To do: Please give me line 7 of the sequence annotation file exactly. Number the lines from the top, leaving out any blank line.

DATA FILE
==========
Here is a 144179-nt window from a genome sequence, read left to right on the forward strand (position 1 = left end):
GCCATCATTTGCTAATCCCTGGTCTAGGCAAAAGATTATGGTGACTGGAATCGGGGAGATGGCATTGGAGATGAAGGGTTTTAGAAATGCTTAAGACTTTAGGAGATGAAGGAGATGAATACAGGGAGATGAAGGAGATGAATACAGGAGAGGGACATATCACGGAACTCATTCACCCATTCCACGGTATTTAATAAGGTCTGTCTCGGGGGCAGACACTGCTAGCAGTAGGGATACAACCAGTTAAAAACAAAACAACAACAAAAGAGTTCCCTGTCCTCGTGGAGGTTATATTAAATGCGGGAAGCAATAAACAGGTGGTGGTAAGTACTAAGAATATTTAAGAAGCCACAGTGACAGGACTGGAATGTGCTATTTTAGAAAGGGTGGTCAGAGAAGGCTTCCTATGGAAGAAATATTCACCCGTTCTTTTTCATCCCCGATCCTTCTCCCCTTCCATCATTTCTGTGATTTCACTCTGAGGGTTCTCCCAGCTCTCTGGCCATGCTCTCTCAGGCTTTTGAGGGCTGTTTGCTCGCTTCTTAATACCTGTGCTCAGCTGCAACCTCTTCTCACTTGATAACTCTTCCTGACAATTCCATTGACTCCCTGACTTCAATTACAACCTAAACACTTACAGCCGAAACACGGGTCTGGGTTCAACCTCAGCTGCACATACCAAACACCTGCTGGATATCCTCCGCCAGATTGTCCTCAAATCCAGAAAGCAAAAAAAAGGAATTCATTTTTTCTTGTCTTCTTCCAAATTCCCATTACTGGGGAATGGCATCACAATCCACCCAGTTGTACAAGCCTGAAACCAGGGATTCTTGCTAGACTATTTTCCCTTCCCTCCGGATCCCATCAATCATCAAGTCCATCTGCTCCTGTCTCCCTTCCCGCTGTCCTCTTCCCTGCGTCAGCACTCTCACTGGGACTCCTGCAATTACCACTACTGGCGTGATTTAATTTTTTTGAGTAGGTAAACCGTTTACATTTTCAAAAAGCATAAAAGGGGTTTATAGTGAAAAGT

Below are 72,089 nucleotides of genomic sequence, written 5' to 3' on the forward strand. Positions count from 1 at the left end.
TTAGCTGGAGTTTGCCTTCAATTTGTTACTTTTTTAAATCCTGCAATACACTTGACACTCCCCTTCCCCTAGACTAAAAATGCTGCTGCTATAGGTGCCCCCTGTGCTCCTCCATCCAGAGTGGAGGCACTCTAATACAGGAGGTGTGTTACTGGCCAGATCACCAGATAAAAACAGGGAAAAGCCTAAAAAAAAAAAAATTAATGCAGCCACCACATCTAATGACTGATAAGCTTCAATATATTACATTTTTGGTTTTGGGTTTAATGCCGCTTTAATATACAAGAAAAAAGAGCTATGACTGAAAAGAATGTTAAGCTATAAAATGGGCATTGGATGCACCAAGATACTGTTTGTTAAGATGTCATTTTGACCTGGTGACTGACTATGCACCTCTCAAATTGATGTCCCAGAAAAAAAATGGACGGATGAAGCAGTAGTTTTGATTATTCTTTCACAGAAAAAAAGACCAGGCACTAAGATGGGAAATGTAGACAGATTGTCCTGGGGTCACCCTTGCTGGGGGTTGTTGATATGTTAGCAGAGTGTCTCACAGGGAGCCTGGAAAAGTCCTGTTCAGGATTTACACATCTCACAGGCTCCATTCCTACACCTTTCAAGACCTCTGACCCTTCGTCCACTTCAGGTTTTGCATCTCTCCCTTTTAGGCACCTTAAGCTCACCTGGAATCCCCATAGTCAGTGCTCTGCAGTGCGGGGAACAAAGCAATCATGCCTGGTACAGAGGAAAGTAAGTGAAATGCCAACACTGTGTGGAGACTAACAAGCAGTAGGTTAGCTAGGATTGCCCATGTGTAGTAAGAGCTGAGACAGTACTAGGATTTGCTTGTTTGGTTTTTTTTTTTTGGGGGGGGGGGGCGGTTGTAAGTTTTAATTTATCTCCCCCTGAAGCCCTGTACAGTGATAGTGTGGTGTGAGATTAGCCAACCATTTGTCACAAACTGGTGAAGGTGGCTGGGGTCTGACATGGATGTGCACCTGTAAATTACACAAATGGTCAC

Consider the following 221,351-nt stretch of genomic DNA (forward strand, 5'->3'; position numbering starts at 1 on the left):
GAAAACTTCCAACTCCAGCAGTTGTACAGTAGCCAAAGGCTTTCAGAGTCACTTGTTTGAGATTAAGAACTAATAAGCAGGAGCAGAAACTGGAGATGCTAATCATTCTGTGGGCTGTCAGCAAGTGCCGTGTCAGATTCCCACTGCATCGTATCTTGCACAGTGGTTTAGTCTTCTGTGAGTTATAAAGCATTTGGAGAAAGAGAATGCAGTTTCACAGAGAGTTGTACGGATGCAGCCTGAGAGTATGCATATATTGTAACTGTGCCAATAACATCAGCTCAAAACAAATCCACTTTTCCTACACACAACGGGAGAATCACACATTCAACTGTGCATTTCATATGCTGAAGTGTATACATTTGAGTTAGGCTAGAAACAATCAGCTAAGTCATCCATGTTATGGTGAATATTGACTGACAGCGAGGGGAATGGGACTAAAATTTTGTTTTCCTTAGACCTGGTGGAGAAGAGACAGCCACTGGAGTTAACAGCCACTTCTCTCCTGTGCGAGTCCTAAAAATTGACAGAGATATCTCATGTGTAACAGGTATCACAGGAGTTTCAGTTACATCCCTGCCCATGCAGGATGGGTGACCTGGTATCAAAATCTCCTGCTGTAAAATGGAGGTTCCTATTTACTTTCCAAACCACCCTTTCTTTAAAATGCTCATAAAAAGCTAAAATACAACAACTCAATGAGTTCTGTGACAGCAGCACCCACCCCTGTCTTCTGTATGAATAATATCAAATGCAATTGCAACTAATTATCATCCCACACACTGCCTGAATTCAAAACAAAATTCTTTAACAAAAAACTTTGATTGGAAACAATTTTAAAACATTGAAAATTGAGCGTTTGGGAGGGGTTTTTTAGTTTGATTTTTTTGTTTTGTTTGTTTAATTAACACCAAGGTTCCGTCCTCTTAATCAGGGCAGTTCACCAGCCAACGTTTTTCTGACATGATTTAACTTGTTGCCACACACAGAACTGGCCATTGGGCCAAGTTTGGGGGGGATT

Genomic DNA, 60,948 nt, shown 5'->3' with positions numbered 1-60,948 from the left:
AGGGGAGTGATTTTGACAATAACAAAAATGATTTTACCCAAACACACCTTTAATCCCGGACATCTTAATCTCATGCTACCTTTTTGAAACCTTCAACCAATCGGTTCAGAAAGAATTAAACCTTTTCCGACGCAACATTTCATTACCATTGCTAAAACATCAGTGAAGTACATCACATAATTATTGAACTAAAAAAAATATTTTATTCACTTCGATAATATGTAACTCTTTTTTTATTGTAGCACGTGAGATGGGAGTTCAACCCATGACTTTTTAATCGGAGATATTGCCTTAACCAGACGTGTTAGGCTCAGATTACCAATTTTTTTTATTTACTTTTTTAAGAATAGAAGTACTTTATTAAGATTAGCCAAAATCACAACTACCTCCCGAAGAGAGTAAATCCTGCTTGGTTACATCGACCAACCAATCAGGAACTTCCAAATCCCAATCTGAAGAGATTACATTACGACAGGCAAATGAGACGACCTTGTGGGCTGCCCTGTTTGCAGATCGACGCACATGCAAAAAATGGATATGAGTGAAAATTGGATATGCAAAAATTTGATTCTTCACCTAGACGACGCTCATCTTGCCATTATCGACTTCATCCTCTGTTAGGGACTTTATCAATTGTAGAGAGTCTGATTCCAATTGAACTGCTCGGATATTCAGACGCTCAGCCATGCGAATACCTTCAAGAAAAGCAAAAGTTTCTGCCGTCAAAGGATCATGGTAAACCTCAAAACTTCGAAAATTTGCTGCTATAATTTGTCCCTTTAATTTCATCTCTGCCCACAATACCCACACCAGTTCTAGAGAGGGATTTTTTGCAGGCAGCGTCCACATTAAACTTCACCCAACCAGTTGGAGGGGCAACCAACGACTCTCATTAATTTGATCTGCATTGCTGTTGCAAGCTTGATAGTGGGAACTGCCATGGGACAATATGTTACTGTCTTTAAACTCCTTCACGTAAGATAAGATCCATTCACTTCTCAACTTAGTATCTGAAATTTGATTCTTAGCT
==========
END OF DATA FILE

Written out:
Genomic DNA, 60,948 nt, shown 5'->3' with positions numbered 1-60,948 from the left: